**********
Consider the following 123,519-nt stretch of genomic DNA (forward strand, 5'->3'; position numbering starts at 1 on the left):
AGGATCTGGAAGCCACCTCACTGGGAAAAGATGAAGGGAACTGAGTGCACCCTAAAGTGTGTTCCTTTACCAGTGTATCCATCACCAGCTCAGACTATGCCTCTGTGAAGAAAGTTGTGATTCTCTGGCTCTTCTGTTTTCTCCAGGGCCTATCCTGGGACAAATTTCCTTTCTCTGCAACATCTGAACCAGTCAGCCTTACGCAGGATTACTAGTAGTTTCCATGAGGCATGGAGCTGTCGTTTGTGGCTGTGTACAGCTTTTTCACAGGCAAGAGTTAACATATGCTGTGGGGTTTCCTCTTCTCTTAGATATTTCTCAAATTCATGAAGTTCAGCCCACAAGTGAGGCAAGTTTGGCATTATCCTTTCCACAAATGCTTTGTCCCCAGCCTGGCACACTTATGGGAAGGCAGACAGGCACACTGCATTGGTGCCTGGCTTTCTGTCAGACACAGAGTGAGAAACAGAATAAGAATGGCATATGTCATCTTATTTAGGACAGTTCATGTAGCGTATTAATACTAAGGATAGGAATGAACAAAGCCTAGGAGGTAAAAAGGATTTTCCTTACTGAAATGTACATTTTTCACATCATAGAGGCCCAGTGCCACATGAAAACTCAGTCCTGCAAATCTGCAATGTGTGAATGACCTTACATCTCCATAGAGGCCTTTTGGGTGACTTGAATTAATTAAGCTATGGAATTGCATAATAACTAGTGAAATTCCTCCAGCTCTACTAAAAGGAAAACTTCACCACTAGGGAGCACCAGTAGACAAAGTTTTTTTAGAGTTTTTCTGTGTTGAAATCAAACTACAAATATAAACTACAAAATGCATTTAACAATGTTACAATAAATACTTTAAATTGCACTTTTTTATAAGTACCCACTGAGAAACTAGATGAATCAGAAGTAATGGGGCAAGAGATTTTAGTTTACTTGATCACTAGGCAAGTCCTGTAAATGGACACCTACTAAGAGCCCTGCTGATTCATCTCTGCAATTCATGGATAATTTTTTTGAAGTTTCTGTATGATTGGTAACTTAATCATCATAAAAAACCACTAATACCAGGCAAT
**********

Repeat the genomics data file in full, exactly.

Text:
Consider the following 123,519-nt stretch of genomic DNA (forward strand, 5'->3'; position numbering starts at 1 on the left):
AGGATCTGGAAGCCACCTCACTGGGAAAAGATGAAGGGAACTGAGTGCACCCTAAAGTGTGTTCCTTTACCAGTGTATCCATCACCAGCTCAGACTATGCCTCTGTGAAGAAAGTTGTGATTCTCTGGCTCTTCTGTTTTCTCCAGGGCCTATCCTGGGACAAATTTCCTTTCTCTGCAACATCTGAACCAGTCAGCCTTACGCAGGATTACTAGTAGTTTCCATGAGGCATGGAGCTGTCGTTTGTGGCTGTGTACAGCTTTTTCACAGGCAAGAGTTAACATATGCTGTGGGGTTTCCTCTTCTCTTAGATATTTCTCAAATTCATGAAGTTCAGCCCACAAGTGAGGCAAGTTTGGCATTATCCTTTCCACAAATGCTTTGTCCCCAGCCTGGCACACTTATGGGAAGGCAGACAGGCACACTGCATTGGTGCCTGGCTTTCTGTCAGACACAGAGTGAGAAACAGAATAAGAATGGCATATGTCATCTTATTTAGGACAGTTCATGTAGCGTATTAATACTAAGGATAGGAATGAACAAAGCCTAGGAGGTAAAAAGGATTTTCCTTACTGAAATGTACATTTTTCACATCATAGAGGCCCAGTGCCACATGAAAACTCAGTCCTGCAAATCTGCAATGTGTGAATGACCTTACATCTCCATAGAGGCCTTTTGGGTGACTTGAATTAATTAAGCTATGGAATTGCATAATAACTAGTGAAATTCCTCCAGCTCTACTAAAAGGAAAACTTCACCACTAGGGAGCACCAGTAGACAAAGTTTTTTTAGAGTTTTTCTGTGTTGAAATCAAACTACAAATATAAACTACAAAATGCATTTAACAATGTTACAATAAATACTTTAAATTGCACTTTTTTATAAGTACCCACTGAGAAACTAGATGAATCAGAAGTAATGGGGCAAGAGATTTTAGTTTACTTGATCACTAGGCAAGTCCTGTAAATGGACACCTACTAAGAGCCCTGCTGATTCATCTCTGCAATTCATGGATAATTTTTTTGAAGTTTCTGTATGATTGGTAACTTAATCATCATAAAAAACCACTAATACCAGGCAAT